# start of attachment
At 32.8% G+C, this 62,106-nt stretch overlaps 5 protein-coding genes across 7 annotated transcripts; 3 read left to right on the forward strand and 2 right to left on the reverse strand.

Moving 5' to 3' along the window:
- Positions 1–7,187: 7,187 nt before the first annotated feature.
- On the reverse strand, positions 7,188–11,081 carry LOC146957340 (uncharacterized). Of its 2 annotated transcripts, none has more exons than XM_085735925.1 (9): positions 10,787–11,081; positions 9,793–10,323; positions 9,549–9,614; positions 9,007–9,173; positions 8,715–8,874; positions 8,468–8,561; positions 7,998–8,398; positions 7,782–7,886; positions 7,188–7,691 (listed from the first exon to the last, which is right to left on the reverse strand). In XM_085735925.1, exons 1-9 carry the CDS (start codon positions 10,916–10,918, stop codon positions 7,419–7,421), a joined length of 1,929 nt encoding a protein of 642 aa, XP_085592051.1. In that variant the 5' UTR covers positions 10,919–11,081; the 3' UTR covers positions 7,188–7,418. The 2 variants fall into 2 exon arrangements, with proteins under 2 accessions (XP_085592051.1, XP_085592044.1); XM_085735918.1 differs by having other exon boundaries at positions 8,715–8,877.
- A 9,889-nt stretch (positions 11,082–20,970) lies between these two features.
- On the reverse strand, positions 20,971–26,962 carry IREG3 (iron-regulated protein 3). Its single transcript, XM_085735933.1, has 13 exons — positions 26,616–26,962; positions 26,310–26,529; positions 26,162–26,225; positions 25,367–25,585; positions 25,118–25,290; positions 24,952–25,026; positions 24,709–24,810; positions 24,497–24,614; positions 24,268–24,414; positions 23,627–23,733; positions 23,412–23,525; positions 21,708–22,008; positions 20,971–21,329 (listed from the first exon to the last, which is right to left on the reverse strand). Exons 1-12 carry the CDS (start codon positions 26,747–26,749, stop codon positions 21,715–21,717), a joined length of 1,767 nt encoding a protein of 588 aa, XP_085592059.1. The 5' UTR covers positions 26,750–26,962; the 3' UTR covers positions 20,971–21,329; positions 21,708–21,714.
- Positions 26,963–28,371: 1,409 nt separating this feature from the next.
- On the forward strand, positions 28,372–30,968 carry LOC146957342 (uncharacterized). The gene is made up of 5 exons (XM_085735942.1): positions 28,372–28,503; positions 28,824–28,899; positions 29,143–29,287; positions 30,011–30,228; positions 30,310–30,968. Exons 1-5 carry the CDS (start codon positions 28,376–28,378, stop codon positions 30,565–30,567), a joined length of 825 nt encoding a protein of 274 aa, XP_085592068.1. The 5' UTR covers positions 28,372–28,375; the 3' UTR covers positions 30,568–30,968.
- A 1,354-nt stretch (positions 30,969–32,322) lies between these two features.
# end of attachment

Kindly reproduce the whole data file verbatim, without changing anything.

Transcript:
At 32.8% G+C, this 62,106-nt stretch overlaps 5 protein-coding genes across 7 annotated transcripts; 3 read left to right on the forward strand and 2 right to left on the reverse strand.

Moving 5' to 3' along the window:
- Positions 1–7,187: 7,187 nt before the first annotated feature.
- On the reverse strand, positions 7,188–11,081 carry LOC146957340 (uncharacterized). Of its 2 annotated transcripts, none has more exons than XM_085735925.1 (9): positions 10,787–11,081; positions 9,793–10,323; positions 9,549–9,614; positions 9,007–9,173; positions 8,715–8,874; positions 8,468–8,561; positions 7,998–8,398; positions 7,782–7,886; positions 7,188–7,691 (listed from the first exon to the last, which is right to left on the reverse strand). In XM_085735925.1, exons 1-9 carry the CDS (start codon positions 10,916–10,918, stop codon positions 7,419–7,421), a joined length of 1,929 nt encoding a protein of 642 aa, XP_085592051.1. In that variant the 5' UTR covers positions 10,919–11,081; the 3' UTR covers positions 7,188–7,418. The 2 variants fall into 2 exon arrangements, with proteins under 2 accessions (XP_085592051.1, XP_085592044.1); XM_085735918.1 differs by having other exon boundaries at positions 8,715–8,877.
- A 9,889-nt stretch (positions 11,082–20,970) lies between these two features.
- On the reverse strand, positions 20,971–26,962 carry IREG3 (iron-regulated protein 3). Its single transcript, XM_085735933.1, has 13 exons — positions 26,616–26,962; positions 26,310–26,529; positions 26,162–26,225; positions 25,367–25,585; positions 25,118–25,290; positions 24,952–25,026; positions 24,709–24,810; positions 24,497–24,614; positions 24,268–24,414; positions 23,627–23,733; positions 23,412–23,525; positions 21,708–22,008; positions 20,971–21,329 (listed from the first exon to the last, which is right to left on the reverse strand). Exons 1-12 carry the CDS (start codon positions 26,747–26,749, stop codon positions 21,715–21,717), a joined length of 1,767 nt encoding a protein of 588 aa, XP_085592059.1. The 5' UTR covers positions 26,750–26,962; the 3' UTR covers positions 20,971–21,329; positions 21,708–21,714.
- Positions 26,963–28,371: 1,409 nt separating this feature from the next.
- On the forward strand, positions 28,372–30,968 carry LOC146957342 (uncharacterized). The gene is made up of 5 exons (XM_085735942.1): positions 28,372–28,503; positions 28,824–28,899; positions 29,143–29,287; positions 30,011–30,228; positions 30,310–30,968. Exons 1-5 carry the CDS (start codon positions 28,376–28,378, stop codon positions 30,565–30,567), a joined length of 825 nt encoding a protein of 274 aa, XP_085592068.1. The 5' UTR covers positions 28,372–28,375; the 3' UTR covers positions 30,568–30,968.
- A 1,354-nt stretch (positions 30,969–32,322) lies between these two features.